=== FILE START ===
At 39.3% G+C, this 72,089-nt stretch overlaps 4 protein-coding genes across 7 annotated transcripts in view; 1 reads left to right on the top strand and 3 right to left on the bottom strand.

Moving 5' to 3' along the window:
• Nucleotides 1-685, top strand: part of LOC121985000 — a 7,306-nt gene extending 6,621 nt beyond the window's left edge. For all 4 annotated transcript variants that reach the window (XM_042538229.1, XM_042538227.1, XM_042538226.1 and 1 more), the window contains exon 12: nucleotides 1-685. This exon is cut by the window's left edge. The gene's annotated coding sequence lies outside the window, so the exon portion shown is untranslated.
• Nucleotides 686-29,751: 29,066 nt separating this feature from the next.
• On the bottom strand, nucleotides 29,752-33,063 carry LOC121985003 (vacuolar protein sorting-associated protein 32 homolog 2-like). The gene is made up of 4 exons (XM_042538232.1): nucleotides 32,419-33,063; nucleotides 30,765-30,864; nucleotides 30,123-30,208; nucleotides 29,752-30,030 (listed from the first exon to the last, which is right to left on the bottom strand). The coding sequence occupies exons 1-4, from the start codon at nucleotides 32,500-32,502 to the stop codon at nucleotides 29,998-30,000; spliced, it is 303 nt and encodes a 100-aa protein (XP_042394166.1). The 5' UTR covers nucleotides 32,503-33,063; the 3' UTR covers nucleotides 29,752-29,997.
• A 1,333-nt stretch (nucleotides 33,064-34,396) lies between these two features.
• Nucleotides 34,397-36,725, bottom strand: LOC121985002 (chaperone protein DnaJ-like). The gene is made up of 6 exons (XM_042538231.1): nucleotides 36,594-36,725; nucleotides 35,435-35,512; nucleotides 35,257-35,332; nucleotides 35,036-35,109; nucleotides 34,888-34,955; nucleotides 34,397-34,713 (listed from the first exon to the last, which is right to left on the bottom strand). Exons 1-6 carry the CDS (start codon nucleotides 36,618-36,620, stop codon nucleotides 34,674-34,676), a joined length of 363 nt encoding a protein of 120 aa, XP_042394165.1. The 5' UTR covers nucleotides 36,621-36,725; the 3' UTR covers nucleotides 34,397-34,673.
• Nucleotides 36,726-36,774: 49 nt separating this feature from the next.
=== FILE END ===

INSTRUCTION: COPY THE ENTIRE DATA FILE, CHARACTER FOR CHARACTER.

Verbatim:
At 39.3% G+C, this 72,089-nt stretch overlaps 4 protein-coding genes across 7 annotated transcripts in view; 1 reads left to right on the top strand and 3 right to left on the bottom strand.

Moving 5' to 3' along the window:
• Nucleotides 1-685, top strand: part of LOC121985000 — a 7,306-nt gene extending 6,621 nt beyond the window's left edge. For all 4 annotated transcript variants that reach the window (XM_042538229.1, XM_042538227.1, XM_042538226.1 and 1 more), the window contains exon 12: nucleotides 1-685. This exon is cut by the window's left edge. The gene's annotated coding sequence lies outside the window, so the exon portion shown is untranslated.
• Nucleotides 686-29,751: 29,066 nt separating this feature from the next.
• On the bottom strand, nucleotides 29,752-33,063 carry LOC121985003 (vacuolar protein sorting-associated protein 32 homolog 2-like). The gene is made up of 4 exons (XM_042538232.1): nucleotides 32,419-33,063; nucleotides 30,765-30,864; nucleotides 30,123-30,208; nucleotides 29,752-30,030 (listed from the first exon to the last, which is right to left on the bottom strand). The coding sequence occupies exons 1-4, from the start codon at nucleotides 32,500-32,502 to the stop codon at nucleotides 29,998-30,000; spliced, it is 303 nt and encodes a 100-aa protein (XP_042394166.1). The 5' UTR covers nucleotides 32,503-33,063; the 3' UTR covers nucleotides 29,752-29,997.
• A 1,333-nt stretch (nucleotides 33,064-34,396) lies between these two features.
• Nucleotides 34,397-36,725, bottom strand: LOC121985002 (chaperone protein DnaJ-like). The gene is made up of 6 exons (XM_042538231.1): nucleotides 36,594-36,725; nucleotides 35,435-35,512; nucleotides 35,257-35,332; nucleotides 35,036-35,109; nucleotides 34,888-34,955; nucleotides 34,397-34,713 (listed from the first exon to the last, which is right to left on the bottom strand). Exons 1-6 carry the CDS (start codon nucleotides 36,618-36,620, stop codon nucleotides 34,674-34,676), a joined length of 363 nt encoding a protein of 120 aa, XP_042394165.1. The 5' UTR covers nucleotides 36,621-36,725; the 3' UTR covers nucleotides 34,397-34,673.
• Nucleotides 36,726-36,774: 49 nt separating this feature from the next.